A magistrate has slammed a "foolish" elderly man who pulled a loaded .45 calibre pistol on a man he did not know at the Portland cemetery last year.
The 83-year-old man pleaded guilty in Portland Magistrates Court on Tuesday to firearm-related offences and was convicted and fined $1000.
The man attended the Cape Nelson Road cemetery in September last year to visit the grave of his recently deceased wife.
A verbal altercation occurred between him and another man he did not know about noon.
The man produced a firearm before driving off in his vehicle.
He was soon intercepted by police and a loaded .45 calibre pistol was located under a seat of his black Holden Cruze, as well as ammunition.
The court heard a subsequent raid at a Daniel Street address located two other unsecured rifles, as well as pocket knives and a quantity of unsecured ammunition.
One of the rifles was found leaning against a bedroom wall while the second was inside a bedroom cupboard.
Police located an empty gun safe at the property.
The man held current category A and category B gun licenses, which allowed him to legally carry long arms but not the handgun.
It is a condition of each licence that firearm owners maintain safe storage in accordance with the Firearms Act 1996.
The court heard the man was arrested and assessed at a hospital under the Mental Health Act.
He was later charged with offences, including possessing a handgun while unlicensed, carrying a loaded firearm in a populous place and other offences.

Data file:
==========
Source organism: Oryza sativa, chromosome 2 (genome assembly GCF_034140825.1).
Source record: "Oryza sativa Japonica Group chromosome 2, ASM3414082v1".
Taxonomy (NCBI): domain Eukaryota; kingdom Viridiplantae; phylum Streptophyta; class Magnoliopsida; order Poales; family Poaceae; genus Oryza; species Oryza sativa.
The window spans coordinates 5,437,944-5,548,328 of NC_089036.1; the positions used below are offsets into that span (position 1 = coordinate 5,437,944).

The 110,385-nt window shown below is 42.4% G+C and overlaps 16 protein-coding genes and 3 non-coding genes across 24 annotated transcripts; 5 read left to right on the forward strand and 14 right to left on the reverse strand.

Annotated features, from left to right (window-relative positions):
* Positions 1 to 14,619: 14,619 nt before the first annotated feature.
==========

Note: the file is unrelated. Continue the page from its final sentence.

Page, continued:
The court heard the man admitted to not having the right licence for the handgun, which he'd owned for a decade.
The man's lawyer said the man had an argument with the victim at the cemetery at a time when he was mourning the death of his wife.
He said the man always carried the handgun with him in the front seat of the car but had otherwise lived a blameless and fulfilling life with his family.
Magistrate Nunzio La Rosa said in a normal context the man would be facing an immediate term of imprisonment.
He said if the man had the history of career criminals such as Tony Mokbel or Carl Williams he'd be looking at upwards of five or six years' jail.
"But that's not your circumstance," he said while accepting the man had an "impeccable background".
Mr La Rosa said the man wasn't a significant figure in the underworld or a drug trafficker seeking to protect his business.
But he said the unsafe storage of firearms could have seen the dangerous items fall into the wrong hands and be used in the commission of offences.
The magistrate accepted the man was a selfless and devoted husband but it did not excuse "the foolish and utterly dangerous position you created on September 2 last year".
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